Illustration Collaboration 14

In a series of posts, we are delighted to share the artworks that third year Edinburgh College of Art illustration students created in response to texts by our Citizen Writing Group.

Miranda Li

I Can Sing A Rainbow by Patricia Clifford

It was four o’clock when Alexa sounded her alarm and Pat walked over to the living room window. Hoping the rain had gone off and the wind had died down a bit, she was disappointed. Still, the dog had to be walked.

Harvey got slowly off the couch and ambled, tail down, into the hall. His fate was sealed. Torn away from the TV and his favourite spot, snuggling into his Dad for his afternoon nap, he held out each paw for his dog coat to be put on.

The weather, as both dog and Pat had expected, was still horrible but what else can you expect in February. The rain was cold and hard and the wind blew sharply against this intrepid pair. Heads down, they traipsed along the road towards the old railway path.

Pat let Harvey off the lead and he romped off into the grassy clumps, tail up and wagging as he explored each and every scent. While slowly and cautiously, Pat walked along the muddy path, side stepping the bigger puddles and hopping over the smaller ones. Harvey ran over to her to check in and collect a treat and then scampered back to doggy heaven up in the rough grassland.

The railway embankment protected them from the rawness of the wind and gradually the rain faded and the sky lightened.

“A rainbow” whispered Pat to herself as she looked up. “I love rainbows.”

The arch stretched from Corstorphine Hill on her left way into the distance over towards the Blackford Hills. Its colours were clear and bright.

Lucy Parker

Red and Orange blended hazily into yellowish green and blue and then into a smooth glow of indigo and violet. Pat narrowed her eyes and tried to separate the colours, checking them off with the rhyme she had learned at school: Richard of Orange…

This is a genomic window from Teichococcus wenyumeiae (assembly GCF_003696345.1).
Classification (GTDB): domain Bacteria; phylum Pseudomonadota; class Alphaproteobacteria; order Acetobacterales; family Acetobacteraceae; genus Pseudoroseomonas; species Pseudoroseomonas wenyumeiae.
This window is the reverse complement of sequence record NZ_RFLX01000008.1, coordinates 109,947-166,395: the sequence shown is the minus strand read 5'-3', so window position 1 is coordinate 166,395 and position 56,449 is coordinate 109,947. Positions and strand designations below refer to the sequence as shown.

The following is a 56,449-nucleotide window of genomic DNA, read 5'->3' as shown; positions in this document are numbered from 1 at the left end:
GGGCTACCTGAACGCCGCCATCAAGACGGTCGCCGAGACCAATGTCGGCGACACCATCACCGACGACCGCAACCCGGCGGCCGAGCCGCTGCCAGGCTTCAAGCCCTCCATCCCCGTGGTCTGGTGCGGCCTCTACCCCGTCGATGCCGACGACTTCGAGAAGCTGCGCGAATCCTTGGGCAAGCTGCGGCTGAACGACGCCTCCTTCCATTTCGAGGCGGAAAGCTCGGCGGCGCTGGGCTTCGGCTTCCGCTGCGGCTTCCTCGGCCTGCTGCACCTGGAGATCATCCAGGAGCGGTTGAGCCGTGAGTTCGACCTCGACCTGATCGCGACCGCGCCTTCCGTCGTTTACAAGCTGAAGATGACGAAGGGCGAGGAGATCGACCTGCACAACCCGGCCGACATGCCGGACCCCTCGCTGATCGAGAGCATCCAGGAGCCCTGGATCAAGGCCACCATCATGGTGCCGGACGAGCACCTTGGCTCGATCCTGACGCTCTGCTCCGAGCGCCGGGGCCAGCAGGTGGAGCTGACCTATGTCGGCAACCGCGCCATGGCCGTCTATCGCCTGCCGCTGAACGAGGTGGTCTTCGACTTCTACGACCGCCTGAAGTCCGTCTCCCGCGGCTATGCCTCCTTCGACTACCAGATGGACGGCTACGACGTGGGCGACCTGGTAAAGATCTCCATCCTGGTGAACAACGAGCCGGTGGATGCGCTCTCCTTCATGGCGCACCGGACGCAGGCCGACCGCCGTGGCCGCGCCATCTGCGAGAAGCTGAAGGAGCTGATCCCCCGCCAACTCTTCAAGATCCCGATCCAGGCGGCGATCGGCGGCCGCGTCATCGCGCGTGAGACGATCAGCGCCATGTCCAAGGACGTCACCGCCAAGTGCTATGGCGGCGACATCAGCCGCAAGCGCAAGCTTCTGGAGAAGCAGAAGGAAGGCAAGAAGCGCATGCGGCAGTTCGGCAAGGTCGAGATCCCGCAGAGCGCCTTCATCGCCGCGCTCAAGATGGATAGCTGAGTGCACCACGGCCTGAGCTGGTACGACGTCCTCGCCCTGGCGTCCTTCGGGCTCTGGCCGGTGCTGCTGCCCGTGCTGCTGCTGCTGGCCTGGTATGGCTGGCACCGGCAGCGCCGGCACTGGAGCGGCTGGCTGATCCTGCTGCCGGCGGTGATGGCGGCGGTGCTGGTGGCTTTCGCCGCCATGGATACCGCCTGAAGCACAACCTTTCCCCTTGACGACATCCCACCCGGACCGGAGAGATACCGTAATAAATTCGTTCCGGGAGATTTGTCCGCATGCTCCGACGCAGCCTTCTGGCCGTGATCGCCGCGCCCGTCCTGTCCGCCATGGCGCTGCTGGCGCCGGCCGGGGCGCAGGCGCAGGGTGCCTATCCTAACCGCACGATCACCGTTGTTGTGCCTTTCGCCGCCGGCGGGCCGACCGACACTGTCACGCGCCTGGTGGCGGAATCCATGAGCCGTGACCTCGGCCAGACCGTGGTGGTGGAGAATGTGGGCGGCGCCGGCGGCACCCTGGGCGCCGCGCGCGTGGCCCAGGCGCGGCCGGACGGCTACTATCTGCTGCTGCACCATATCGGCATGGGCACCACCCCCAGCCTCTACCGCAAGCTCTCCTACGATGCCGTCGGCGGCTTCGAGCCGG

A chorus of children singing softly began to drift into Pat’s mind and she saw herself back in the Infant class sitting cross legged on the floor with her classmates as Miss McKay strummed on her guitar and sang smiling in front of them.

Red and yellow and pink and green
Purple and orange and blue sang the children.

Pat felt warm inside and she closed her eyes. She was five, sitting next to her best pal Margaret. Inhaling the purity of genuine childhood happiness, tears formed in Pat’s eyes.

Listen with your eyes
Listen with your ears
And sing everything you see sang the children.

Pat relaxed as a warm radiance came over her. She was standing at the back of the class now watching herself and the other children sing happily about the Rainbow. And she began to soak in the sights and sounds of her classroom; the alphabet on the wall; paintings hanging from a washing line across the room; her reading book lying open on her desk: The Red Shoes.

Red and yellow and pink and green
Purple and orange and blue
I can sing a rainbow
Sing a rainbow
Sing a rainbow too sang the children.

The muddy path led Pat and Harvey to the main road and the end of their walk.

The intrepid pair walked down the hill towards home flanked by a gaggle of busses and cars and lorries. Pat glanced back over her shoulder.

The coloured arch was still there glowing.

I can sing a rainbow
Sing a rainbow
Sing a rainbow too she sang.

Erin Cuthbert


We are extremely grateful to the Third Year Illustration students at Edinburgh College of Art, and Harvey Dingwall for making this collaboration possible. The Citizen Writing Group is part of Citizen, our flagship communities project which is supported by players of People’s Postcode Lottery and through the PLACE Programme (funded by the Scottish Government, City of Edinburgh Council, and the Edinburgh Festivals, and supported and administered by Creative Scotland).

Share this Post